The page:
Exercise Physiology Division

traininglabThe main aims of the Exercise Physiology Division are:

- To study body functions during exercise and the adaptations resulting from systematic training of athletes, and individuals with cardiovascular and otherchronic diseases.

- To evaluate physical abilities and identify health and physical condition factors, as well as factors affecting aerobic and anaerobic capacity, flexibility, body composition and anthropometric characteristics, in a wide spectrum of people.

- To record and observe various factors affecting human performance, talent scouting, energy metabolism, as well as muscular power production the force velocity relationshipas well as endurance by means of laboratory tests and field measurements.

- To explain and record physiological, metabolic, biochemical and neuromuscular parameters, hormonal responses, immune system responses, electromyographic activity of human muscle.

- To evaluate different exercise programmes on lipid, lipoproteins, hormonal responses, bone mineral content and endotheliumaffecting factors as well as muscle metabolism in people suffering from obesity, cardiovascular heart disease, diabetes, osteoporosisin the elderly.

Representative Publications

  1. Toubekis A., Douda H., & Tokmakidis S. (2005). Influence of different rest intervals during active or passive recovery on repeated sprint swimming performance. Eur J Apl Physiol., Vol 93, 5-6: 694-700.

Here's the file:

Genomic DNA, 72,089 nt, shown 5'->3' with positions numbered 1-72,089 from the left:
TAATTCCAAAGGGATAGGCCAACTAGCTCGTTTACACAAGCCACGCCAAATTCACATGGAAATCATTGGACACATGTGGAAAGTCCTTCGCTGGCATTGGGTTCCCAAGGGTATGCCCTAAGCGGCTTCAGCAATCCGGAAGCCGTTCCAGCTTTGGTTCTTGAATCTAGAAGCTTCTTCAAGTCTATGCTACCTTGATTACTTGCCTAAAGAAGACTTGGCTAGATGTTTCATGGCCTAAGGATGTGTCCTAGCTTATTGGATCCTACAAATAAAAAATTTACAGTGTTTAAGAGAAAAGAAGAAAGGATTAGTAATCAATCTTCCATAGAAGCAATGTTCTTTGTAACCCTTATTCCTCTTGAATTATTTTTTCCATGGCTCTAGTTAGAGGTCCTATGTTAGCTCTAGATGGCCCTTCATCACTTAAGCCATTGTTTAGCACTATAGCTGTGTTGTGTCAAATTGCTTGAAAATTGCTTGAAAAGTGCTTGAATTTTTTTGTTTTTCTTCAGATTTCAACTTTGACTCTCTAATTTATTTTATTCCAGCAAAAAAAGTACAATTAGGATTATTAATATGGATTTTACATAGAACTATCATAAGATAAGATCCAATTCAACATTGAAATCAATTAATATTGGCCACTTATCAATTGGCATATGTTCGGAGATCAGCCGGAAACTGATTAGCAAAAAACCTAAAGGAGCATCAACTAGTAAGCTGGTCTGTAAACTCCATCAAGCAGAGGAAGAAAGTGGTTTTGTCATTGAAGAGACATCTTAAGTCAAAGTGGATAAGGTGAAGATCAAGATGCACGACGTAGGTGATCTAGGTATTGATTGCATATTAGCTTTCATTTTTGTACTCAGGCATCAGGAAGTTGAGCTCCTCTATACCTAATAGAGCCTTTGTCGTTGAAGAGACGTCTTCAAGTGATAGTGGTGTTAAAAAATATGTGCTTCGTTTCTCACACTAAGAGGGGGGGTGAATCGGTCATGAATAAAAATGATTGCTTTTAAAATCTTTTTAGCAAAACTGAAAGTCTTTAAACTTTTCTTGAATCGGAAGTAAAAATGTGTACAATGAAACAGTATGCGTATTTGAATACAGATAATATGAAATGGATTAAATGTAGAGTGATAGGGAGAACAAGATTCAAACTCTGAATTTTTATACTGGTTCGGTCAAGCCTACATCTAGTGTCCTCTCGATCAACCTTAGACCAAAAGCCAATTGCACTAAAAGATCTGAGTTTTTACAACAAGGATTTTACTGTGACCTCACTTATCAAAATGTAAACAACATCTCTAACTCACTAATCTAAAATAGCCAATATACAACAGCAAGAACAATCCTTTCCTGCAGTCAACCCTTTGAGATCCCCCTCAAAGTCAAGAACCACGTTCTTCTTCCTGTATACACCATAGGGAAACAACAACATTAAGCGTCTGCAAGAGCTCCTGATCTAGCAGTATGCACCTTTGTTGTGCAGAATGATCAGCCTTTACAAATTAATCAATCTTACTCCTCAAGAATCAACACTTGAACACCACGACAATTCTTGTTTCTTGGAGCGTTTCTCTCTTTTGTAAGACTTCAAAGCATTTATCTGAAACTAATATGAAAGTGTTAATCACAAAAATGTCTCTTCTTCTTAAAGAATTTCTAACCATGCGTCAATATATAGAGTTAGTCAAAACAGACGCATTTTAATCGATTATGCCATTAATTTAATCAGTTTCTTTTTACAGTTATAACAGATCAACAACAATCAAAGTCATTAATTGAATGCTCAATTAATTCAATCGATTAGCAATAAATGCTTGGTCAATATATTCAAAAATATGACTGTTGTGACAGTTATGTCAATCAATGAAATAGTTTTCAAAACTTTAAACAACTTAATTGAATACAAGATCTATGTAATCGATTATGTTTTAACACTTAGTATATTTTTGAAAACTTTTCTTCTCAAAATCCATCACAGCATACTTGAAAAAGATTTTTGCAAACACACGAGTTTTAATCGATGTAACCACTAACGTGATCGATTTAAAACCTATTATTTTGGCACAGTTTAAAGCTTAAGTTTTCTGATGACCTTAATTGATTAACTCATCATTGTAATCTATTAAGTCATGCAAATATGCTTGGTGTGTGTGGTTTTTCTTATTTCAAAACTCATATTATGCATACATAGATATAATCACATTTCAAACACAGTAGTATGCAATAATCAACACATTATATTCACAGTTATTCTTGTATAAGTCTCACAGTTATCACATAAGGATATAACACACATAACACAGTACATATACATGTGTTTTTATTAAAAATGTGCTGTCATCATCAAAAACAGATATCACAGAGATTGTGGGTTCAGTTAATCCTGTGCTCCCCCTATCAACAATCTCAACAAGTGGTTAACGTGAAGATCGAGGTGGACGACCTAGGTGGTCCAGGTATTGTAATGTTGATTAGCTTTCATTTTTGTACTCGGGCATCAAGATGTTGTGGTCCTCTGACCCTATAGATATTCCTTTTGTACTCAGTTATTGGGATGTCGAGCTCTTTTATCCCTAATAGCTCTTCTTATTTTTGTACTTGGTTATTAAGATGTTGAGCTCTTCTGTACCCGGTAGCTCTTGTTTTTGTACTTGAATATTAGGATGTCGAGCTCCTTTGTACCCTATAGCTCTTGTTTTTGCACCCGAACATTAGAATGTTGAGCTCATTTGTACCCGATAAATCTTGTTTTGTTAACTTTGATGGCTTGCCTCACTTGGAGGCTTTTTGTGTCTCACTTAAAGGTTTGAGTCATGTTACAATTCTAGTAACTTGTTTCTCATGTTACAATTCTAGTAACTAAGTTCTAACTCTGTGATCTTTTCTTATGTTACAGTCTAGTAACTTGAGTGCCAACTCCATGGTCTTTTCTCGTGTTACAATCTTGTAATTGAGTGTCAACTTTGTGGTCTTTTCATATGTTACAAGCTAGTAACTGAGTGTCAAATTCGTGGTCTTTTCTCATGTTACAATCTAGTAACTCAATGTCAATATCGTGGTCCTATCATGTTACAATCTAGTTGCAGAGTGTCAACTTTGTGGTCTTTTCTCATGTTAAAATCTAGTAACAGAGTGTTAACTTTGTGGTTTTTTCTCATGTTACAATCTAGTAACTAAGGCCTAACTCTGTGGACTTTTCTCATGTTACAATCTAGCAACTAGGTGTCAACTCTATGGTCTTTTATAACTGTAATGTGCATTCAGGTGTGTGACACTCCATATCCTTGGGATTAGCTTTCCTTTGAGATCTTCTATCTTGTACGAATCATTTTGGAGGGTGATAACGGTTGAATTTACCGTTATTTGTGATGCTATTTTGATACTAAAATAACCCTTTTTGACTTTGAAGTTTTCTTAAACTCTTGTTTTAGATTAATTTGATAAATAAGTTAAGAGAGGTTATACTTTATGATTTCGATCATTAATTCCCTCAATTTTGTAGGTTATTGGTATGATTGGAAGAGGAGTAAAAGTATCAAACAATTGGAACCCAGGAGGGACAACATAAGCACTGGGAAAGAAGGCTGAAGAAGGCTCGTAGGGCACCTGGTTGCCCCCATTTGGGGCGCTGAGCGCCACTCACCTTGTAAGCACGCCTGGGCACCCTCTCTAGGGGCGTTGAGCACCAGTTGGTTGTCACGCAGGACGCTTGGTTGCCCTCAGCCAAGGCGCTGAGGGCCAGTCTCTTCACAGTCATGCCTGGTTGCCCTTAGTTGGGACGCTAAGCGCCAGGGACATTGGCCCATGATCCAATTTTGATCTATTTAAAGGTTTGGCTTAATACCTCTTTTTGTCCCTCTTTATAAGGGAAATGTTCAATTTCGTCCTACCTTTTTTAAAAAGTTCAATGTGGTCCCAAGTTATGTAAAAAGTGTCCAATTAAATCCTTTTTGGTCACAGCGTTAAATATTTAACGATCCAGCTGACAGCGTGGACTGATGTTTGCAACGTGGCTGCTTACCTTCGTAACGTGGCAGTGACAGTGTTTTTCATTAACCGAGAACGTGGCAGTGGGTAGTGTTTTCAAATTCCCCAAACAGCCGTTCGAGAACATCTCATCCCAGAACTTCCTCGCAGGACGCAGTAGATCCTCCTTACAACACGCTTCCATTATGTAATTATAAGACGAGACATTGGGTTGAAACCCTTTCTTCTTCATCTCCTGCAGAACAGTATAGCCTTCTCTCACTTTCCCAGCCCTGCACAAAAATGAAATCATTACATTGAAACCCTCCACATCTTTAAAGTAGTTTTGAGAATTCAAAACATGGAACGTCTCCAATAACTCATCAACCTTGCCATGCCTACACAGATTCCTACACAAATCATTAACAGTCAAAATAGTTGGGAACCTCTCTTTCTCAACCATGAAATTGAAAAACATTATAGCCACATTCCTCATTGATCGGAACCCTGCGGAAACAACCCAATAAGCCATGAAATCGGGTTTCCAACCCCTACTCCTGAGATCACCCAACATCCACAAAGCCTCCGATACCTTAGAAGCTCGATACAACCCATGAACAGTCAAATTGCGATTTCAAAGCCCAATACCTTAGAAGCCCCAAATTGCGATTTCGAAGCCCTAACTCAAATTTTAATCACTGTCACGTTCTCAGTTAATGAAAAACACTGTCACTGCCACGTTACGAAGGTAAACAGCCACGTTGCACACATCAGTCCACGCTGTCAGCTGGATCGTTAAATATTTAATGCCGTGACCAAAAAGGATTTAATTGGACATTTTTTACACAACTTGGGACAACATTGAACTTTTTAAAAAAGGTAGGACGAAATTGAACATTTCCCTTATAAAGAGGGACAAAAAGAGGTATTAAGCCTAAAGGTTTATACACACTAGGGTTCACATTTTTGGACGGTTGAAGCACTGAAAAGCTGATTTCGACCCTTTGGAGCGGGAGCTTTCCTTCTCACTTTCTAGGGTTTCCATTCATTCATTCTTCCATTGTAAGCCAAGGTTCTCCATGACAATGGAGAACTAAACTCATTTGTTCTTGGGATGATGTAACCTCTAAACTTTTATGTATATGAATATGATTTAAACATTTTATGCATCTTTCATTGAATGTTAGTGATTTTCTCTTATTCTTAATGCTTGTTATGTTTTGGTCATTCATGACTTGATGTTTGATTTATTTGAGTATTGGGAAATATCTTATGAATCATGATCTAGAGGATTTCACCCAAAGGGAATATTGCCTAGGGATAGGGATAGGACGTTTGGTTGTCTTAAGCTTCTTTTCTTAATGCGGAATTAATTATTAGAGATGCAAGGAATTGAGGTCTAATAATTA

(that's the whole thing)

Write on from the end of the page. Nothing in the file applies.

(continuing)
2. Smilios I., T. Pilianidis, K. Sotiropoulos, M. Antonakis, & S.P. Tokmakidis. (2005). Short-term effects of selected exercise and load in contrast training on vertical jump performance. Journal of Strength and Conditioning Research, 19(1): 135-139.
  3. Tokmakidis S.P., Zois C.E., Volaklis K.A., Kotsa K., & Touvra A.-M. (2004). The effects of a combined strength and aerobic exercise program on glucose control and insulin action in women with type 2 diabetes, Eur J Apl Physiol, 92: 437-442.
  4. Tokmakidis S.P., & Volaklis K.A. (2003). Training and detraining effects of a combining-strength and aerobic exercise program on blood lipids in patients with coronary artery disease. Journal of Cardiopulmonary Rehabilitation, 193-200.
  5. Smilios I., Pilianidis T., Karamouzis M., & Tokmakidis S.P. (2003). Hormonal responses following various resistance exercise protocols. Medicine & Science in Sports & Exercise. 35 (4): 644-654.
  6. Tokmakidis S., Kokkinidis E., Smilios I., & Douda H. (2003). The effects of ibuprofen on delayed muscle soreness and muscular performance after eccentric exercise. The Journal of Strength and Conditioning Research, 17(1), 53-59.
  7. Douda H., Laparidis K., & Tokmakidis S. (2002). Long-term training induces specific adaptations on physique of rhythmic sports and female artistic gymnasts, European Journal of Sport Science, Vol 2, 3:1-14.
  8. Tokmakidis S., & Volaklis K. (2000). Pre-exercise glucose ingestion at different time periods and kinetics of blood glucose during exercise. International Journal of Sports Medicine; 21: 453-457.